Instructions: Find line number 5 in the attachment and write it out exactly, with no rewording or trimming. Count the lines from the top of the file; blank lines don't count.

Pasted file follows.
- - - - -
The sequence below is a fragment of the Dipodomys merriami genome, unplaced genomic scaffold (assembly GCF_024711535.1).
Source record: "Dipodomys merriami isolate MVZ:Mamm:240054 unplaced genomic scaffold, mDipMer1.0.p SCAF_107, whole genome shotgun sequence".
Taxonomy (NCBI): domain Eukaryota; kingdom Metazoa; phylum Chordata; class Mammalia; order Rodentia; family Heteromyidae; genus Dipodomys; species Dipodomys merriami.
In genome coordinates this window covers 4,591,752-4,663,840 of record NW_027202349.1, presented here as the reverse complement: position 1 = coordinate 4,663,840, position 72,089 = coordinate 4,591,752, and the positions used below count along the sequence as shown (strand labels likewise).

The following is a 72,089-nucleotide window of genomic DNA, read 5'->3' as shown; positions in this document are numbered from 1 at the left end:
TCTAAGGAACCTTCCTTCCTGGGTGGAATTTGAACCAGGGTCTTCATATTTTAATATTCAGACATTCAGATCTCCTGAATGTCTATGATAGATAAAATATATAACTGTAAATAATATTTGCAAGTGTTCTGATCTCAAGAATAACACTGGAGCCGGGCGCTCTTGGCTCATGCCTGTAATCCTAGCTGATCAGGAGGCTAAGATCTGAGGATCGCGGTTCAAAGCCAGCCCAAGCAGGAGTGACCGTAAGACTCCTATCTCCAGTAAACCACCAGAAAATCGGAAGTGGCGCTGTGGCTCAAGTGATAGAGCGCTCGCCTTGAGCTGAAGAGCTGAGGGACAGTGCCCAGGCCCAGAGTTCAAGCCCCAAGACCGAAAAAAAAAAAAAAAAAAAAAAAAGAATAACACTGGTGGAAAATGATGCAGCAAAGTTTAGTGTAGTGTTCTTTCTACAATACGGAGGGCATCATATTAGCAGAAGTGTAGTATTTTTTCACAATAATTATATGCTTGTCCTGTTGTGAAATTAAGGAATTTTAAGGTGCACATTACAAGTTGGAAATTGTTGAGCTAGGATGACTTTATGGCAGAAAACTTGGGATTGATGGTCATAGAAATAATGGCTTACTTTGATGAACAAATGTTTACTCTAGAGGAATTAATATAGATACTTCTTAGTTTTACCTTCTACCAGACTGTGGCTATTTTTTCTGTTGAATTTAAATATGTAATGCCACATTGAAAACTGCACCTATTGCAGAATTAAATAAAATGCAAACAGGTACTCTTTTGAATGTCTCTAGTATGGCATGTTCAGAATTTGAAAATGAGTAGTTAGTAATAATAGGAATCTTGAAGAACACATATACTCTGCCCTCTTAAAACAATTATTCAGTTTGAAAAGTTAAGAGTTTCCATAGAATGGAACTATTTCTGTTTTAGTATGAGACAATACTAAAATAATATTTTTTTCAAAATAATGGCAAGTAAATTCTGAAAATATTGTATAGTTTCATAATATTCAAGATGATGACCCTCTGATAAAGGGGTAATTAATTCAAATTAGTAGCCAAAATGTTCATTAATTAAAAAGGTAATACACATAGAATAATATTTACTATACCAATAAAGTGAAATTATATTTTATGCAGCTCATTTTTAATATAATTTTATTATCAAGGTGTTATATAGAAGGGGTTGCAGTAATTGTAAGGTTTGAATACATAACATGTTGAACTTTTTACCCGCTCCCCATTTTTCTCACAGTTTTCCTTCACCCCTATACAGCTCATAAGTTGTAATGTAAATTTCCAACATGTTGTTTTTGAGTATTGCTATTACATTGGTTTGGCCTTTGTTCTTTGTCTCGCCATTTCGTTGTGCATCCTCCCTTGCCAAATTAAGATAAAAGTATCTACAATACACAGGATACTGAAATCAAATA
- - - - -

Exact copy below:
The following is a 72,089-nucleotide window of genomic DNA, read 5'->3' as shown; positions in this document are numbered from 1 at the left end: